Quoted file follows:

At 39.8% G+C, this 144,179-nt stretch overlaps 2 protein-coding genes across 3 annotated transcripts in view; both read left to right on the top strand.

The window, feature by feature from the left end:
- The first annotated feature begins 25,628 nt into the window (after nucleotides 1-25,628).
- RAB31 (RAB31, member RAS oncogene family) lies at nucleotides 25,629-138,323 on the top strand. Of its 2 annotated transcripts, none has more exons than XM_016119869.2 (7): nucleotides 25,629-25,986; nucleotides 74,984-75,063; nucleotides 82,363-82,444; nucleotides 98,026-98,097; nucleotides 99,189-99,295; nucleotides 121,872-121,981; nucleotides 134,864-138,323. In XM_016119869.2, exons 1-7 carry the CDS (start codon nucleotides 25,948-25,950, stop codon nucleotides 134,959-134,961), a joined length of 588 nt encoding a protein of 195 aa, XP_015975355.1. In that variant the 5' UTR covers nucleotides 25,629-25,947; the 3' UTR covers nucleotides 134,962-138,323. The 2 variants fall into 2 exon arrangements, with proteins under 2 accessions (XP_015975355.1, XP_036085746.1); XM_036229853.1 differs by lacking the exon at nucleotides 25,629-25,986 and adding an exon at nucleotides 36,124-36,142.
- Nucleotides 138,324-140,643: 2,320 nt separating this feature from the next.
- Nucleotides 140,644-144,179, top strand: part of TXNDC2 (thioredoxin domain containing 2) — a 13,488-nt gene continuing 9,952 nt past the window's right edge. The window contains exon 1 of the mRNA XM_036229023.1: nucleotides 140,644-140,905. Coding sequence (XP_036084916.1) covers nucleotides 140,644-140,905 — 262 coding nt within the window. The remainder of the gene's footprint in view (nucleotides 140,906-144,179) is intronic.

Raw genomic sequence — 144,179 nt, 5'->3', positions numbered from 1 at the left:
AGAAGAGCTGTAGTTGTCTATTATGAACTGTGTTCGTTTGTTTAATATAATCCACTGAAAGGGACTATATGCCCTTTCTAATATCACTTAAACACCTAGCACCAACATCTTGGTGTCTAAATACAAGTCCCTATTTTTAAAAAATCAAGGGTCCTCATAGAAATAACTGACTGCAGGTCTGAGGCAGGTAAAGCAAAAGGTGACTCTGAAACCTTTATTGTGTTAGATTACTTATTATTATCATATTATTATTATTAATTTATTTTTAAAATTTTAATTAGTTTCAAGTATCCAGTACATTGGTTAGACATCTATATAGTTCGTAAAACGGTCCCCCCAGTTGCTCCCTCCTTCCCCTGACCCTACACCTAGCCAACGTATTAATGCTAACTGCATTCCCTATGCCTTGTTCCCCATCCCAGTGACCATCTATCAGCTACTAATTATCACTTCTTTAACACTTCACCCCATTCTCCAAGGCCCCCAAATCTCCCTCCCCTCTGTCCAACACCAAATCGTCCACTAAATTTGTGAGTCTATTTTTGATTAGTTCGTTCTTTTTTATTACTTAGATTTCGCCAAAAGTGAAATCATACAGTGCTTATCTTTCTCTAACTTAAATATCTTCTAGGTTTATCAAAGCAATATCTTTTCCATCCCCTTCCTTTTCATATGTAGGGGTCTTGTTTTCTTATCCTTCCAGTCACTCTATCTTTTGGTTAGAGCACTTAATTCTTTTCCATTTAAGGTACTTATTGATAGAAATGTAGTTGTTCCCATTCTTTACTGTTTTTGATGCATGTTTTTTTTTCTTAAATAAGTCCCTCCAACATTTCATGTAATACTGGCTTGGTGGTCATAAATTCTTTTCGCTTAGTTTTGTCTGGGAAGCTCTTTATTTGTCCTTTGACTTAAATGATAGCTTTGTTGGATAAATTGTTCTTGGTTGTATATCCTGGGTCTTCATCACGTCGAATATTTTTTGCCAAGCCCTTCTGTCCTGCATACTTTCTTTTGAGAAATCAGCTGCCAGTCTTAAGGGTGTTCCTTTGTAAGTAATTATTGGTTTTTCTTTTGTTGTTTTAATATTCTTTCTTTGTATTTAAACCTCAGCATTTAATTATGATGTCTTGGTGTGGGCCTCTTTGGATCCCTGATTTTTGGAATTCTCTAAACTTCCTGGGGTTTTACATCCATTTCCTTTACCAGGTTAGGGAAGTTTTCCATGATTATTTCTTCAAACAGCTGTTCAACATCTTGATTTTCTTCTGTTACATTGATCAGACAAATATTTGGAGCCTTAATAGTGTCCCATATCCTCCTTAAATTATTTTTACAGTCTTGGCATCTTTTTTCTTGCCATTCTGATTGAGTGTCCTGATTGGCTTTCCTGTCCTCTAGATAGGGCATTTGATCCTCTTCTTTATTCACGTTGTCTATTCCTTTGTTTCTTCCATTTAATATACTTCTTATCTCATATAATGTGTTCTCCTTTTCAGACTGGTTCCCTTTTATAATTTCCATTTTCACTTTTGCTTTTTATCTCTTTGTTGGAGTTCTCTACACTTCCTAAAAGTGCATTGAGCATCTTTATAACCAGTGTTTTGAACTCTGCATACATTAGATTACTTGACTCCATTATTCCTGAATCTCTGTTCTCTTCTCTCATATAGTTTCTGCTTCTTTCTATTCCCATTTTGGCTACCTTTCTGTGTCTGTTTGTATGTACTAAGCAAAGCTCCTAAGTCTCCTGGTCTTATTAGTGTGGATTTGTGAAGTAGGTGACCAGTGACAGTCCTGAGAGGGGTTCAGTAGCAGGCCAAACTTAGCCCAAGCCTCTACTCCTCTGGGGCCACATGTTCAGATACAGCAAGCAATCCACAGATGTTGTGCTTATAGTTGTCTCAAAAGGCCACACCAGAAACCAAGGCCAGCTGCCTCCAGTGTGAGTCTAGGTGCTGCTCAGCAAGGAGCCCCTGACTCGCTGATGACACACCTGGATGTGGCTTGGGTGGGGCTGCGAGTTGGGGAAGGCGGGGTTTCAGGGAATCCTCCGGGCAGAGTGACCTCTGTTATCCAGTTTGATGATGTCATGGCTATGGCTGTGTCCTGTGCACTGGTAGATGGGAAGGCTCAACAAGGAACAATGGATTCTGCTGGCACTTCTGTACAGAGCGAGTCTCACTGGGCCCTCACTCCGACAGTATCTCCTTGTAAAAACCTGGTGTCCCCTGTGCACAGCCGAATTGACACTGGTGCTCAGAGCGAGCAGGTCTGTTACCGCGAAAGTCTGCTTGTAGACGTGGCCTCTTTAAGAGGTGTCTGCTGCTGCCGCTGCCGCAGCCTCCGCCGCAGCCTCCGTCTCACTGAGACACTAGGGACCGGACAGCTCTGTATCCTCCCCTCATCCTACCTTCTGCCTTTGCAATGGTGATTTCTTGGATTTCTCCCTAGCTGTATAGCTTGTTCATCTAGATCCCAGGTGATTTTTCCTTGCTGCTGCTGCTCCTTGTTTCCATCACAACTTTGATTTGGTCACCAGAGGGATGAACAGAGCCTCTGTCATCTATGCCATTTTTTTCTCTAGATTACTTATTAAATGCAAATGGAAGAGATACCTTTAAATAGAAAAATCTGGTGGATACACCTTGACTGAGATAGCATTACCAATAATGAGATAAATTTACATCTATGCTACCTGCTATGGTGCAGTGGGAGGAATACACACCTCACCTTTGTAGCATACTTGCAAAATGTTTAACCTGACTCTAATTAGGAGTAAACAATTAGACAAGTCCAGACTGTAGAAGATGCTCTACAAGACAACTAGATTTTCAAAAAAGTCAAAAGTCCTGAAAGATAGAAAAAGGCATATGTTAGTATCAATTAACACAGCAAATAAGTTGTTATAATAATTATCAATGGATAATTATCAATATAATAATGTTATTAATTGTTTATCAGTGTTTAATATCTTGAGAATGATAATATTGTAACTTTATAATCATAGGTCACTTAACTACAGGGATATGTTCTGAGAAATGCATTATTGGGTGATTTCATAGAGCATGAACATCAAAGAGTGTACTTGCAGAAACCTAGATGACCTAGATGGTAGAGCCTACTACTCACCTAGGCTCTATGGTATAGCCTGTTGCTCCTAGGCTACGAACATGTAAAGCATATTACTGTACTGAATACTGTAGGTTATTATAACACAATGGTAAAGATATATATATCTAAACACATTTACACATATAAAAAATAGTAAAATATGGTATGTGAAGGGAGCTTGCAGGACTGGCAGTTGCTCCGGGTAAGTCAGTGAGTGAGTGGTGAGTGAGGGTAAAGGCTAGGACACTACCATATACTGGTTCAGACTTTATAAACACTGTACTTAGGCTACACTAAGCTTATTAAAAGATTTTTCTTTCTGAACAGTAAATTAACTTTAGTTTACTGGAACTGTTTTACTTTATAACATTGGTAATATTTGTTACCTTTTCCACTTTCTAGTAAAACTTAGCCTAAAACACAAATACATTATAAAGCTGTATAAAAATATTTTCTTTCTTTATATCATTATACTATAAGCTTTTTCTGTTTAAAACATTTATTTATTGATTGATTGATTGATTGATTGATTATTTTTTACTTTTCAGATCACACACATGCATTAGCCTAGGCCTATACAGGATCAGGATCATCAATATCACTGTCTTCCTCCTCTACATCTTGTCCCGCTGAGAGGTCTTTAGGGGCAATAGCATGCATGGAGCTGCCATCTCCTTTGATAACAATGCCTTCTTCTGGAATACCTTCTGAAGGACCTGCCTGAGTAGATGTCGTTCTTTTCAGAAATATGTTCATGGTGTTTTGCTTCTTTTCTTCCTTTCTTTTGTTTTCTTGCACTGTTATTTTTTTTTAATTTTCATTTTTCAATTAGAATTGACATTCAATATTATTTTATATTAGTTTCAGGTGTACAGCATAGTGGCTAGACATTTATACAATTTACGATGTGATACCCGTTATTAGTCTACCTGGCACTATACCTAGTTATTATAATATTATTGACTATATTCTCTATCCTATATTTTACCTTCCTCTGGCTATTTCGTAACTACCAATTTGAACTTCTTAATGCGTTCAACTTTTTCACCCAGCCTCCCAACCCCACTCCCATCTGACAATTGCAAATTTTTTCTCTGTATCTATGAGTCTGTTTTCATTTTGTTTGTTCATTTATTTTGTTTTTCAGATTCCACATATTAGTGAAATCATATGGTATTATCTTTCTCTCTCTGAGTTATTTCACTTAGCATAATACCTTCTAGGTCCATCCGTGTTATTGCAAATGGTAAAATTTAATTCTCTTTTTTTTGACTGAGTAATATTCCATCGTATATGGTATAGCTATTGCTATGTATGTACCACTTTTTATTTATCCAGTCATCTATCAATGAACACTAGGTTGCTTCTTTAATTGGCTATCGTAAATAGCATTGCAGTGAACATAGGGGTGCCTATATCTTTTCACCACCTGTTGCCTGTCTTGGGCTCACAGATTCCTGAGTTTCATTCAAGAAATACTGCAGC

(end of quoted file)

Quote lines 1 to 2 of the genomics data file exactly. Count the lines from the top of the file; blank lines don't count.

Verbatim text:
At 39.8% G+C, this 144,179-nt stretch overlaps 2 protein-coding genes across 3 annotated transcripts in view; both read left to right on the top strand.

The window, feature by feature from the left end: